To My Daughter, Who Walked In on Me Judging My Body

Daughter, I failed you today.

I’ve been a hypocrite. You may only be 3, but I work every day to teach you that your body is your own. Your body is more than the size it takes up or the shape it’s formed into. I want you to know your body is something so much more than something to be looked at and judged. I want you to always hear my voice in your head telling you your beauty and worth are in your spirit, your words, your kindness and actions. I want you to echo that out into the world to other women.

I know I am your greatest influence. I know how you view your worth and your body may ultimately come from me.

As I refused to eat the dessert at the Christmas party because “it’ll go straight to my gut,” I let you down. When I commented on a woman’s appearance on the TV, complimenting how great she looked after weight loss, I messed up. Today, as I stood in the mirror, half-clothed, crying, thinking about how uncomfortable I was in my own skin, I failed.

But I didn’t remember that until your beautiful face came in, until your little arms hugged me. You grabbed me right on the stomach I had just wished away. You ran your fingers over the stretch marks I try so hard to hide. You looked me right in my puffy, tear-filled eyes and said, “Pretty Momma!”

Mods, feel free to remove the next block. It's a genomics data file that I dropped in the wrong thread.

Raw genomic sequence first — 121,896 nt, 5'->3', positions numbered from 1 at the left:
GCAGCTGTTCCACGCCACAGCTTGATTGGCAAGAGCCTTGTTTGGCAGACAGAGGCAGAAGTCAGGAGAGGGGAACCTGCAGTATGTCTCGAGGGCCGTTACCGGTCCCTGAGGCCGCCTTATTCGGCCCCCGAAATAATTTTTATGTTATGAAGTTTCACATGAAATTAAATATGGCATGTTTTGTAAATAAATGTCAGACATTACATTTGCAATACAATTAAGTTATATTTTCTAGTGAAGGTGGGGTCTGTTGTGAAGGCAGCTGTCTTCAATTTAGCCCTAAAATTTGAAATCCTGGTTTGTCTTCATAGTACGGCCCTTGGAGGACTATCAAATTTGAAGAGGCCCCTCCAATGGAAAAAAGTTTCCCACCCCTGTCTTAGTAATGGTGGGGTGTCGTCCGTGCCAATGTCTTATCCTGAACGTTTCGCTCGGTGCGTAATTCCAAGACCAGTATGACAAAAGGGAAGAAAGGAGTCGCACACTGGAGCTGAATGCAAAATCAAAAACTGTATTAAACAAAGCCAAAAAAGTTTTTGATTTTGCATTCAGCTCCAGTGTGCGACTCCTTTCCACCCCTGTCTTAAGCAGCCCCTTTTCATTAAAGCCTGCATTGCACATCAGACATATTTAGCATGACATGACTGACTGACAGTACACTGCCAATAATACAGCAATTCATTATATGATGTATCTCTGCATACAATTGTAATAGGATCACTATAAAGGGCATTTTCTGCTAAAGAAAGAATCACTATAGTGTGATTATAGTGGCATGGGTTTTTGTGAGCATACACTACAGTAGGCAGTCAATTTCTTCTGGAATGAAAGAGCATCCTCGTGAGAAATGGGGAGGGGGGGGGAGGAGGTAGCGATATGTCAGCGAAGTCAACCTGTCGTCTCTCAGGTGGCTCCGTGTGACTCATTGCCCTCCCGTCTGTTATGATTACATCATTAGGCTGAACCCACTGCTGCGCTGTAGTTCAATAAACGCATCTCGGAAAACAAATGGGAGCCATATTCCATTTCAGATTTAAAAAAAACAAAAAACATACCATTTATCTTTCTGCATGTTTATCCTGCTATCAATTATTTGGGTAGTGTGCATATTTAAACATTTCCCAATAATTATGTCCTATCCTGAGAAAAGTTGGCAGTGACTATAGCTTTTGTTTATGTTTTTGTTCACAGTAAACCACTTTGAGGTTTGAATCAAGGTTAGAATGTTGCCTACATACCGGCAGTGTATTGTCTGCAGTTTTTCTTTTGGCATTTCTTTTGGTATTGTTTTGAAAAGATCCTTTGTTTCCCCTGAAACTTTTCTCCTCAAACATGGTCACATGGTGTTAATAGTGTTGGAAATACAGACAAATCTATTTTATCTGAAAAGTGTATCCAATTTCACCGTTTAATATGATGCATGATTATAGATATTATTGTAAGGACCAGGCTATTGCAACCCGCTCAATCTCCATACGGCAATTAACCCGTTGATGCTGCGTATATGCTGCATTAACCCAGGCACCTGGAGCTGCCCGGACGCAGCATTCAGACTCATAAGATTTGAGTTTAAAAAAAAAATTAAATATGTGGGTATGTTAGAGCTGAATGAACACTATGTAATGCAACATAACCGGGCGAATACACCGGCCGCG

Most days I am confident with how I look and how I feel, but I worry I may never be able to completely banish those thoughts about my flaws and imperfections. I know every time you catch me focusing on my physical insecurities, you learn a lesson that could hurt you or force you into this battle I face.

I want more for you. I know I can’t protect you from the messages you receive from the outside world. I know life is messy and you will struggle to understand or see your worth.

I will treat my body like my friend. I will practice self-forgiveness. I will practice gratitude. I will use not only my voice but my actions to teach you through example that you are beautiful and worthy and whole, just as you are. I failed today. I will do better, for you. And for me. Because as you grab my body, the same body I cried over moments before, I see through your eyes. You see me just as I am: beautiful and worthy. And I remember it, too.

If you or someone you know has an eating disorder, call the National Eating Disorders Association helpline: 800-931-2237.

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